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Psychophysiology. 2016 Jan;53(1):83-96. doi: 10.1111/psyp.12569.

Early caregiving stress exposure moderates the relation between respiratory sinus arrhythmia reactivity at 1 month and biobehavioral outcomes at age 3.

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Department of Psychology, University of Utah, Salt Lake City, Utah, USA.
Department of Psychology, Ohio State University, Columbus, Ohio, USA.
Departments of Emergency Medicine, Psychiatry, and Public Health Services, University of Rochester Medical Center, Rochester, New York, USA.
Department of Pediatrics, Women and Infants Hospital of Rhode Island, Providence, Rhode Island, USA.
Departments of Psychiatry and Pediatrics, Warren Alpert Medical School, Brown University, Providence, Rhode Island, USA.
Department of Pediatrics, Wayne State University School of Medicine, Detroit, Michigan, USA.
Department of Pediatrics, University of Kentucky College of Medicine, Lexington, Kentucky, USA.
Department of Pediatrics, University of Miami Miller School of Medicine, Miami, Florida, USA.
Department of Pediatrics, University of Tennessee Health Science Center, Memphis, Tennessee, USA.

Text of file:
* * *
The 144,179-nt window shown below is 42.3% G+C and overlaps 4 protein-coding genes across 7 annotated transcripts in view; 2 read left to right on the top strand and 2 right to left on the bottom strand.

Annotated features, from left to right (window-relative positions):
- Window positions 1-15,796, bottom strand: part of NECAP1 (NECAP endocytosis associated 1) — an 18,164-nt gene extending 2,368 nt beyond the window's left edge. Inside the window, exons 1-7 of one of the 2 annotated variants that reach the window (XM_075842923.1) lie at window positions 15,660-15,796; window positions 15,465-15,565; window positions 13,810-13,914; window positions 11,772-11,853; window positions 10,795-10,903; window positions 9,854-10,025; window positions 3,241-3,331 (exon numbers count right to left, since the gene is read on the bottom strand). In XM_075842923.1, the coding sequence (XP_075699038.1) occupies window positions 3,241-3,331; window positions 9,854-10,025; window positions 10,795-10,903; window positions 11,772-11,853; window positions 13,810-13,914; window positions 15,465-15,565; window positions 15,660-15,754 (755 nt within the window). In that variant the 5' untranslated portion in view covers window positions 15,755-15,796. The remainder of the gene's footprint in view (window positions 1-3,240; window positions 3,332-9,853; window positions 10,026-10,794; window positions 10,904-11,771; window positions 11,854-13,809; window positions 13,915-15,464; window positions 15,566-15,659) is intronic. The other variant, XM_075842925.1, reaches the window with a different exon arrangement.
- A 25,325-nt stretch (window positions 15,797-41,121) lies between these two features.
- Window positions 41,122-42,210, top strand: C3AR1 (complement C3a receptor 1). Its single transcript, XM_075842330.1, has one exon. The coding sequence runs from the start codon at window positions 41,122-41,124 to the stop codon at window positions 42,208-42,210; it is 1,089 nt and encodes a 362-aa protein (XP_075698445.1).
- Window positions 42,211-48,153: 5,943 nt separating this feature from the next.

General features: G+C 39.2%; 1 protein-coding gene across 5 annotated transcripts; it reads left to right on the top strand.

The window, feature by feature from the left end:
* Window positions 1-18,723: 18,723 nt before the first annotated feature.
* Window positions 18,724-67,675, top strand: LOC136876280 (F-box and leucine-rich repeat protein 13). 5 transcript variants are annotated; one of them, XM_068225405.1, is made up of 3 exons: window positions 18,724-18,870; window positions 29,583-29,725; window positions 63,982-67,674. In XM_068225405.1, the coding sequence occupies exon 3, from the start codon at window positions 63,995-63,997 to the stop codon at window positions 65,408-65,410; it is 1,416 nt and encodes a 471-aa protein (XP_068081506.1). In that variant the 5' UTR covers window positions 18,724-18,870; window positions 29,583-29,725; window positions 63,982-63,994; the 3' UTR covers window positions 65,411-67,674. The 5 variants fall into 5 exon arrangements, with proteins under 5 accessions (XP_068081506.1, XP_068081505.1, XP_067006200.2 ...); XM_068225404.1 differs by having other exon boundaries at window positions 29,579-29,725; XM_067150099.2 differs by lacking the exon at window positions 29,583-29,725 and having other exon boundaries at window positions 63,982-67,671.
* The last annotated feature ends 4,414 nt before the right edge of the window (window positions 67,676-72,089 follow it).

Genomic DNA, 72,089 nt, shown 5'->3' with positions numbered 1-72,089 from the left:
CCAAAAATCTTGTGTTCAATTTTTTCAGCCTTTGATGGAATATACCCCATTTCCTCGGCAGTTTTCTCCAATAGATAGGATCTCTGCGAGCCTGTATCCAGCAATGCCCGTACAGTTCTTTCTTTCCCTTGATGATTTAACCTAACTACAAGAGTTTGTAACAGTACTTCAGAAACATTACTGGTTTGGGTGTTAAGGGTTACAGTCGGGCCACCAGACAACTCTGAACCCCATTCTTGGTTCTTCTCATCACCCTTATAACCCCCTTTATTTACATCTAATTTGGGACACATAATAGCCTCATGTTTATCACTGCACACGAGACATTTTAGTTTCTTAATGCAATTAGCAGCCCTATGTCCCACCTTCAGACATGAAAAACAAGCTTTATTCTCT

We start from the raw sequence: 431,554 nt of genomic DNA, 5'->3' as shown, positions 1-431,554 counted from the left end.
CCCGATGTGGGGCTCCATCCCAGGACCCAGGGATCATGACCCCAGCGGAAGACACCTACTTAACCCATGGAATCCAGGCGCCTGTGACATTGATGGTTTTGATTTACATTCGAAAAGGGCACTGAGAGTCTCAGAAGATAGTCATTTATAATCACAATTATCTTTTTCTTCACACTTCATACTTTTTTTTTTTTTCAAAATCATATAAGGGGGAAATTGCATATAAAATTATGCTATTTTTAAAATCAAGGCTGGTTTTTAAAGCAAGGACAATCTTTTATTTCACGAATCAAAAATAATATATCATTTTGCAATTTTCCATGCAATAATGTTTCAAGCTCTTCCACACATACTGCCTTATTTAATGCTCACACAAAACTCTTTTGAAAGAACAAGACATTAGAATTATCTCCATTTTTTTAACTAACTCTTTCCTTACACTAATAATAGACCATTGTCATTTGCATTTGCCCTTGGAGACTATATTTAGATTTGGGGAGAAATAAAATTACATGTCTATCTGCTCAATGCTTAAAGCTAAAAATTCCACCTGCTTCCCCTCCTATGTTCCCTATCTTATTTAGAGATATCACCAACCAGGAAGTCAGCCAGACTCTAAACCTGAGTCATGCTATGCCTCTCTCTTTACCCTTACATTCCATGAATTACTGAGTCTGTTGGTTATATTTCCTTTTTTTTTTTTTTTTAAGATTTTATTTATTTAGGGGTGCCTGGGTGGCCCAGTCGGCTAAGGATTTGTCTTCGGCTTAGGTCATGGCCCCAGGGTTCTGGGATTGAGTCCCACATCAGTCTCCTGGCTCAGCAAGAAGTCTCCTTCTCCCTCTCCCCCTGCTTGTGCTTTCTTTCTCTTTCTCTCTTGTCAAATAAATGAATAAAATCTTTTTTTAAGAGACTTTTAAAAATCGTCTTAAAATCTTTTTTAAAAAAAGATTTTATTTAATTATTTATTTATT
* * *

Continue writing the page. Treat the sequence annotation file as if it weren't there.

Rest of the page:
RTI International, Research Triangle Park, North Carolina, USA.


There is a growing scientific interest in the psychophysiological functioning of children living in low-socioeconomic status (SES) contexts, though this research is complicated by knowledge that physiology-behavior relations often operate differently in these environments among adults. Importantly, such research is made more difficult because SES may be a proxy for a wide range of risk factors including poor caregiving and exposure to parental substance use. We used factor analysis to organize risk-exposure data collected from 827 children-many of whom were raised in low-SES contexts and exposed to substances prenatally-into dissociable components including economic stress, caregiving stress (e.g., stress the caregiver may experience, including parental psychopathology), and postnatal substance exposure. These factors, along with respiratory sinus arrhythmia (RSA) reactivity at age 1 month, were used to predict behavior dysregulation and resting RSA at age 3 years. A significant RSA Reactivity × Caregiving Stress interaction indicated that infants who exhibited high RSA reactivity at 1 month experienced the greatest behavior dysregulation at 3 years, but only when they were exposed to high levels of caregiving stress. Among African Americans, the highest resting RSA at 3 years was found in infants with less RSA reactivity, but only if they also experienced less caregiving stress. Our work is consistent with biological sensitivity to context, adaptive calibration, and allostatic load models, and highlights the importance of studying Physiology × Environment interactions in low-SES contexts for predicting behavior and resting RSA.


Heart rate; Individual differences; Infants/children

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